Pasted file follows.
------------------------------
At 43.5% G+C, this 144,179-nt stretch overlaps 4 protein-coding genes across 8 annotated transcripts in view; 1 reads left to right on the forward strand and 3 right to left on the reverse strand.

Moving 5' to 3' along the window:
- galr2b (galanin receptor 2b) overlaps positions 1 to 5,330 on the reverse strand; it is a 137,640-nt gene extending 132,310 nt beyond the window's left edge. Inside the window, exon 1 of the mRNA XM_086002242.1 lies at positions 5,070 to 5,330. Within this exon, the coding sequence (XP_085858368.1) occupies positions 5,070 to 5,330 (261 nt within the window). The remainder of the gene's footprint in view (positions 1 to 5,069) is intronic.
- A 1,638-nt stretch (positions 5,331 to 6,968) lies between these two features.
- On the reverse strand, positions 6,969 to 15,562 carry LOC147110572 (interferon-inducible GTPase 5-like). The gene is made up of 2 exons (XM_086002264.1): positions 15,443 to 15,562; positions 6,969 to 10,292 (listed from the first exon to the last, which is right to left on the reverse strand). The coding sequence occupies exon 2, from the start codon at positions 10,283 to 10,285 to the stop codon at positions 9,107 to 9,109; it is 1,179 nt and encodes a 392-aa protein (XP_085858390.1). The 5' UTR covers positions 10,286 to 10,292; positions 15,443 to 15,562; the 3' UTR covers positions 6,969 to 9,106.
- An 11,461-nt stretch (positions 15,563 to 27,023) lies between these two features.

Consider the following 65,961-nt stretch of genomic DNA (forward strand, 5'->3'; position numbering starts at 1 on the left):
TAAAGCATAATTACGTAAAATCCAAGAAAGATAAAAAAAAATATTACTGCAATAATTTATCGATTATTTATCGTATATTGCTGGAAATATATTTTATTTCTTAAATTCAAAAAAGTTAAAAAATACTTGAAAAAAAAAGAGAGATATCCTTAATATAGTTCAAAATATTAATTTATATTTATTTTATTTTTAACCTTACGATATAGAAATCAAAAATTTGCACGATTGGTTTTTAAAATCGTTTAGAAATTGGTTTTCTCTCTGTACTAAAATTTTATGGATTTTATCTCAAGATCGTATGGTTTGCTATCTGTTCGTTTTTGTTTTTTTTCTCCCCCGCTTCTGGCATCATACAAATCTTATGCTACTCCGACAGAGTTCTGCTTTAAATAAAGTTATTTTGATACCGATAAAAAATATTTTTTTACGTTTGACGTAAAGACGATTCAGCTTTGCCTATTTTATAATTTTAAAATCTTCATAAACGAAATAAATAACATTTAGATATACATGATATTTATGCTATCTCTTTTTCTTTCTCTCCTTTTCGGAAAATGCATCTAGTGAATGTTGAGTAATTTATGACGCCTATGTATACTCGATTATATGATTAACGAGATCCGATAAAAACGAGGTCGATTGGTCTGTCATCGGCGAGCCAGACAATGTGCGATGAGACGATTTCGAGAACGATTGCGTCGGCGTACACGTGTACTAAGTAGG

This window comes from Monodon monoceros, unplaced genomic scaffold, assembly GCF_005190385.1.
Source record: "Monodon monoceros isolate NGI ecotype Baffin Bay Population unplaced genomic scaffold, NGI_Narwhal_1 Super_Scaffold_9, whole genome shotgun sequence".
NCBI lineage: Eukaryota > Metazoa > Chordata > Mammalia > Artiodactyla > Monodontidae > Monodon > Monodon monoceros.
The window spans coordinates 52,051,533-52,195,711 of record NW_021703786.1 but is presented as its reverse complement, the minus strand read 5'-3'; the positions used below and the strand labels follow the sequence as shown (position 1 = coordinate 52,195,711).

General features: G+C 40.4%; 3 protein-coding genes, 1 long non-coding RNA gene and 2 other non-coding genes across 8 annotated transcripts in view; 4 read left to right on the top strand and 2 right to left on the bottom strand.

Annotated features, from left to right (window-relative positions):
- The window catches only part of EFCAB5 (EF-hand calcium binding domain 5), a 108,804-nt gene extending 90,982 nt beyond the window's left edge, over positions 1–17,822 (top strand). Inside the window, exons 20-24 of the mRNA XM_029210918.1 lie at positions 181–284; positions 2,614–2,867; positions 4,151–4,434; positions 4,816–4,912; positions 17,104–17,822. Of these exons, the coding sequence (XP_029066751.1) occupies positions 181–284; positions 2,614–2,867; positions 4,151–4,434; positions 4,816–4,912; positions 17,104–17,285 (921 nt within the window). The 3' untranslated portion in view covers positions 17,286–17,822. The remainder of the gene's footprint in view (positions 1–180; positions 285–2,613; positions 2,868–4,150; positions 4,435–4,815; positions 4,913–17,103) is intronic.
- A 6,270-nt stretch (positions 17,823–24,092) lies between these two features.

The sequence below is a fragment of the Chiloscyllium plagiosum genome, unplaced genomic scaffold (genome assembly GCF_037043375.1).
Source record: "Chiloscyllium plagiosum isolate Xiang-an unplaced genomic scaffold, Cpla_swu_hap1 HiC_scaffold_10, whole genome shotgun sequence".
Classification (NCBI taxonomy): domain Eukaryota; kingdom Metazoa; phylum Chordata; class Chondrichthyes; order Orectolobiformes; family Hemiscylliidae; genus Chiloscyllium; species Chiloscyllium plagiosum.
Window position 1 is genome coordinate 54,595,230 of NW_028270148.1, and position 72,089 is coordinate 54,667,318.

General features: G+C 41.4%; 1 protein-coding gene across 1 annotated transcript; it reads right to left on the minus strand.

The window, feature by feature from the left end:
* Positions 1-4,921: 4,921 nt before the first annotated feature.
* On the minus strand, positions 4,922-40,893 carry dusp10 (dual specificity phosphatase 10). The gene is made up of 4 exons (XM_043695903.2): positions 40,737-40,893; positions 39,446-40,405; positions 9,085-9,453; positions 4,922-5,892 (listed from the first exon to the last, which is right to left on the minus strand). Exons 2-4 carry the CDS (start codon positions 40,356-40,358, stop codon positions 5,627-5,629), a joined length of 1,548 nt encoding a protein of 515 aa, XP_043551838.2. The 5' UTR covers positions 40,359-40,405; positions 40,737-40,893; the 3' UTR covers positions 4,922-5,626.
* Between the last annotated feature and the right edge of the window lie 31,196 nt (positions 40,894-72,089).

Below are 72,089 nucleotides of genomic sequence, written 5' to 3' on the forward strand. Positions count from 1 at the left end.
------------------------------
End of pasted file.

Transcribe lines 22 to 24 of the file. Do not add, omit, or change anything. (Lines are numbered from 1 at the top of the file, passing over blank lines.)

The window, feature by feature from the left end:
* Positions 1-4,921: 4,921 nt before the first annotated feature.
* On the minus strand, positions 4,922-40,893 carry dusp10 (dual specificity phosphatase 10). The gene is made up of 4 exons (XM_043695903.2): positions 40,737-40,893; positions 39,446-40,405; positions 9,085-9,453; positions 4,922-5,892 (listed from the first exon to the last, which is right to left on the minus strand). Exons 2-4 carry the CDS (start codon positions 40,356-40,358, stop codon positions 5,627-5,629), a joined length of 1,548 nt encoding a protein of 515 aa, XP_043551838.2. The 5' UTR covers positions 40,359-40,405; positions 40,737-40,893; the 3' UTR covers positions 4,922-5,626.